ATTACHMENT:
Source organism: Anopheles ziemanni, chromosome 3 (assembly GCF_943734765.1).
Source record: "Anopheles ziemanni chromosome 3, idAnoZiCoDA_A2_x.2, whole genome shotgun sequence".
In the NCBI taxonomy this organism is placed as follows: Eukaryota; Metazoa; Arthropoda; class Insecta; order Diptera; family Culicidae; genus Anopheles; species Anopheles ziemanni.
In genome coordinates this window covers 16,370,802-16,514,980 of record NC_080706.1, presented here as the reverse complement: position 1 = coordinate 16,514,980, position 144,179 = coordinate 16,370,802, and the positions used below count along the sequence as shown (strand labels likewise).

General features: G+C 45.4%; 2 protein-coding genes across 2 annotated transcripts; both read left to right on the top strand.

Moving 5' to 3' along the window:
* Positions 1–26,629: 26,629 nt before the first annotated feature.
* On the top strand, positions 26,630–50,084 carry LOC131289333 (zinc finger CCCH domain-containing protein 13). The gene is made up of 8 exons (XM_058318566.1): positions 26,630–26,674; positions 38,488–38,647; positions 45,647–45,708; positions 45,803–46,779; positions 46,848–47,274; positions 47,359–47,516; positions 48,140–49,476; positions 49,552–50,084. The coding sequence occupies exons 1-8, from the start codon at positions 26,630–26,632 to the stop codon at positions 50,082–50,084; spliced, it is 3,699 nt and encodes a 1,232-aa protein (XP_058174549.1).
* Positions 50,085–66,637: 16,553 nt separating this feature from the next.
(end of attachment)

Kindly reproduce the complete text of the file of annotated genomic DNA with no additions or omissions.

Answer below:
Source organism: Anopheles ziemanni, chromosome 3 (assembly GCF_943734765.1).
Source record: "Anopheles ziemanni chromosome 3, idAnoZiCoDA_A2_x.2, whole genome shotgun sequence".
In the NCBI taxonomy this organism is placed as follows: Eukaryota; Metazoa; Arthropoda; class Insecta; order Diptera; family Culicidae; genus Anopheles; species Anopheles ziemanni.
In genome coordinates this window covers 16,370,802-16,514,980 of record NC_080706.1, presented here as the reverse complement: position 1 = coordinate 16,514,980, position 144,179 = coordinate 16,370,802, and the positions used below count along the sequence as shown (strand labels likewise).

General features: G+C 45.4%; 2 protein-coding genes across 2 annotated transcripts; both read left to right on the top strand.

Moving 5' to 3' along the window:
* Positions 1–26,629: 26,629 nt before the first annotated feature.
* On the top strand, positions 26,630–50,084 carry LOC131289333 (zinc finger CCCH domain-containing protein 13). The gene is made up of 8 exons (XM_058318566.1): positions 26,630–26,674; positions 38,488–38,647; positions 45,647–45,708; positions 45,803–46,779; positions 46,848–47,274; positions 47,359–47,516; positions 48,140–49,476; positions 49,552–50,084. The coding sequence occupies exons 1-8, from the start codon at positions 26,630–26,632 to the stop codon at positions 50,082–50,084; spliced, it is 3,699 nt and encodes a 1,232-aa protein (XP_058174549.1).
* Positions 50,085–66,637: 16,553 nt separating this feature from the next.